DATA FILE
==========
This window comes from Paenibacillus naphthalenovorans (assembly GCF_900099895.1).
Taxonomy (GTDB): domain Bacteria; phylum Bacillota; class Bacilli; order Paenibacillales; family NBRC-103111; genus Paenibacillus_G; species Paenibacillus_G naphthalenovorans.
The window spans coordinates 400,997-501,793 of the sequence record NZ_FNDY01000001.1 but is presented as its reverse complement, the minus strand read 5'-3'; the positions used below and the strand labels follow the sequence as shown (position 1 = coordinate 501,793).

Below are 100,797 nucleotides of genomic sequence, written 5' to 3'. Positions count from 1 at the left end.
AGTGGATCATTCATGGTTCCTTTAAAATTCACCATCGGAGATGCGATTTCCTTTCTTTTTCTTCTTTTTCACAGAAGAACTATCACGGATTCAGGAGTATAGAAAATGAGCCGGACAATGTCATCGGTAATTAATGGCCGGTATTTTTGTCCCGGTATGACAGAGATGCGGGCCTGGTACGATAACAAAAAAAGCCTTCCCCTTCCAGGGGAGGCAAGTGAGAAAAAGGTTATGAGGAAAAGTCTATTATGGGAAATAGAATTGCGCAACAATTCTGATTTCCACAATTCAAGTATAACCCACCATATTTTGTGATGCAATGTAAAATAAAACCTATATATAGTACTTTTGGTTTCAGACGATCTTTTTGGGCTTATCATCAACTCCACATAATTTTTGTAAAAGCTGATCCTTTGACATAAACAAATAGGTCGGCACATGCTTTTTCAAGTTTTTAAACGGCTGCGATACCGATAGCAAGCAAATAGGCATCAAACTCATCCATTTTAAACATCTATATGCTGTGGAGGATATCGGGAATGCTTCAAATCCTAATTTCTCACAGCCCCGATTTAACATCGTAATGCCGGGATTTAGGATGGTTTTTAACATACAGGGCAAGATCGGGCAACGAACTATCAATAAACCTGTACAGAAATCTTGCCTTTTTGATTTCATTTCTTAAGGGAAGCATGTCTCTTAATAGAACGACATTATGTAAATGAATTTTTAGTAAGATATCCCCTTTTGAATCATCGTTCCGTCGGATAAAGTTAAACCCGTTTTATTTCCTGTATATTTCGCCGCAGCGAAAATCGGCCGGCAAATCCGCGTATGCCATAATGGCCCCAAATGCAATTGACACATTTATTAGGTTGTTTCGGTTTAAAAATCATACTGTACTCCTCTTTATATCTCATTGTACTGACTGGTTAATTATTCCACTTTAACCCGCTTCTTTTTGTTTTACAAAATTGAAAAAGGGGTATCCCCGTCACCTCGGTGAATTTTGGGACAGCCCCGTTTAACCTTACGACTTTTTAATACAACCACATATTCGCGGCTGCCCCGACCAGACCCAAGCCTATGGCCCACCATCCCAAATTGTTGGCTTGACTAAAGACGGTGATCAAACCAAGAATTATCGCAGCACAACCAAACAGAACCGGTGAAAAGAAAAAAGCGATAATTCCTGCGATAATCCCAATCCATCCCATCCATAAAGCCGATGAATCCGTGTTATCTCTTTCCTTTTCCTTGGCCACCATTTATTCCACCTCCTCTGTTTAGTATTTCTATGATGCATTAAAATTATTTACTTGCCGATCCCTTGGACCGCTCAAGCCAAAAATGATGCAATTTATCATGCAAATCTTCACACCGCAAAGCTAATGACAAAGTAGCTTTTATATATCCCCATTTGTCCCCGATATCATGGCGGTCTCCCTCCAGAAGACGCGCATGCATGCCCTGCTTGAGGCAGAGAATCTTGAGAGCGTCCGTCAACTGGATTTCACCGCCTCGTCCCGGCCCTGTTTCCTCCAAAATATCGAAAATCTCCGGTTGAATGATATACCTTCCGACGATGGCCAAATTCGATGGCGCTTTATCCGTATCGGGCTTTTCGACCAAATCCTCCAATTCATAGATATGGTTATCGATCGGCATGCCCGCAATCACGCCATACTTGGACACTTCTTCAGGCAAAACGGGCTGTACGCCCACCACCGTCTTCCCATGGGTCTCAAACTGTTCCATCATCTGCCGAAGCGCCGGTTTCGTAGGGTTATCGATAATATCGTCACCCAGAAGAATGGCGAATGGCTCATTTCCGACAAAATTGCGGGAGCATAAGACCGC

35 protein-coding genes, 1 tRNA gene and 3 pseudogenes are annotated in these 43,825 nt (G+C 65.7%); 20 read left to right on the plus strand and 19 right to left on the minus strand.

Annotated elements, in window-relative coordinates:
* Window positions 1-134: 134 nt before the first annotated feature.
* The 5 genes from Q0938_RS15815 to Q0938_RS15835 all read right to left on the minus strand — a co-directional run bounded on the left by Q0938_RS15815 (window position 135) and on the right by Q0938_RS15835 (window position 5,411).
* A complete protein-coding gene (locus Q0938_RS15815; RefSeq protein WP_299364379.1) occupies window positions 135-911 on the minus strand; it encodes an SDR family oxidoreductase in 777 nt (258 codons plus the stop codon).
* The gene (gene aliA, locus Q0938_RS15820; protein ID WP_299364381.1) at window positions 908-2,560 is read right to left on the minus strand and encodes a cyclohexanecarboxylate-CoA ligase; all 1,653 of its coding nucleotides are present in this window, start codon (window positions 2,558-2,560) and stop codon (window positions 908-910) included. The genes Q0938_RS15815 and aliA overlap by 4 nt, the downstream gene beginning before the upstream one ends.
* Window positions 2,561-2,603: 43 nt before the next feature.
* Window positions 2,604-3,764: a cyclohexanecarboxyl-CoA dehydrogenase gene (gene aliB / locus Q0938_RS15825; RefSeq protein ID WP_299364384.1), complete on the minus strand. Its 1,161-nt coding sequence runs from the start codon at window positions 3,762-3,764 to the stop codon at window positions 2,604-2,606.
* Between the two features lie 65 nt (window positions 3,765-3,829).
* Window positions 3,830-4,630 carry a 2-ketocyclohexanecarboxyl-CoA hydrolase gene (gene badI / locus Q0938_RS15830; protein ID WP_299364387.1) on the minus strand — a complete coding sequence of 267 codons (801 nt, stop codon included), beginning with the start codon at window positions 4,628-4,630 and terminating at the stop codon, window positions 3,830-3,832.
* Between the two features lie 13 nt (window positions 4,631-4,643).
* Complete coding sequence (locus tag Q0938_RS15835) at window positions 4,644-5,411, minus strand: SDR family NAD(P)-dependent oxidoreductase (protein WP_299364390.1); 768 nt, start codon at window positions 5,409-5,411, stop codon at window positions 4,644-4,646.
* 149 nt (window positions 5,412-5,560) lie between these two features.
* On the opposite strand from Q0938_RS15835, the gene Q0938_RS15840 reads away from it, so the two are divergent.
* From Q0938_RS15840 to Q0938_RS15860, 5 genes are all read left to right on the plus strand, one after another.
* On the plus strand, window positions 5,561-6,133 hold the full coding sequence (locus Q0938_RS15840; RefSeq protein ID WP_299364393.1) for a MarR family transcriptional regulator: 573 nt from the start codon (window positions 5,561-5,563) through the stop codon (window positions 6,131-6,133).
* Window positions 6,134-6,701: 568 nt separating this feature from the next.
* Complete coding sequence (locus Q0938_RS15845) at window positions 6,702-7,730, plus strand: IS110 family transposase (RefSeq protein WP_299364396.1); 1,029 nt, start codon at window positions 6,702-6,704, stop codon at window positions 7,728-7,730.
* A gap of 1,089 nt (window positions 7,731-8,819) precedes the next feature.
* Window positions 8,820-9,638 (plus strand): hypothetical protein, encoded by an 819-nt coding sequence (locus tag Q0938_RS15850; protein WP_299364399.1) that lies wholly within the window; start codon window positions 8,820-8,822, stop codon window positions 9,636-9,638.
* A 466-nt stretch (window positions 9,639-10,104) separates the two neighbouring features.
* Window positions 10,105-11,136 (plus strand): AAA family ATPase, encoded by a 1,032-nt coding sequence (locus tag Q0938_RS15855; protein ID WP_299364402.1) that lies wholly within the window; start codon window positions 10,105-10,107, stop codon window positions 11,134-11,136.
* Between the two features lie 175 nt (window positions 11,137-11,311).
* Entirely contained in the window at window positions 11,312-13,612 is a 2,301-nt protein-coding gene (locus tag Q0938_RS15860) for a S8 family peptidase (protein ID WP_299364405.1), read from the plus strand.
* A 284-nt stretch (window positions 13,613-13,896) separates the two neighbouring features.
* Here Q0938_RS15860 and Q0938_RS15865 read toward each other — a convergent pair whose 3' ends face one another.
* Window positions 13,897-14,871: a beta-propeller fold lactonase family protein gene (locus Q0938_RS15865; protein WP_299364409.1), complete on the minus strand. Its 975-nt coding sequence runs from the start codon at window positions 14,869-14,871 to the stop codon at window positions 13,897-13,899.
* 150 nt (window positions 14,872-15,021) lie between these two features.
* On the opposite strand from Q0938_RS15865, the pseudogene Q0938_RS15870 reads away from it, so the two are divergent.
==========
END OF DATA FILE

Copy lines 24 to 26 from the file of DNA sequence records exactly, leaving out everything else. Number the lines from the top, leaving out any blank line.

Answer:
* A gap of 1,089 nt (window positions 7,731-8,819) precedes the next feature.
* Window positions 8,820-9,638 (plus strand): hypothetical protein, encoded by an 819-nt coding sequence (locus tag Q0938_RS15850; protein WP_299364399.1) that lies wholly within the window; start codon window positions 8,820-8,822, stop codon window positions 9,636-9,638.
* A 466-nt stretch (window positions 9,639-10,104) separates the two neighbouring features.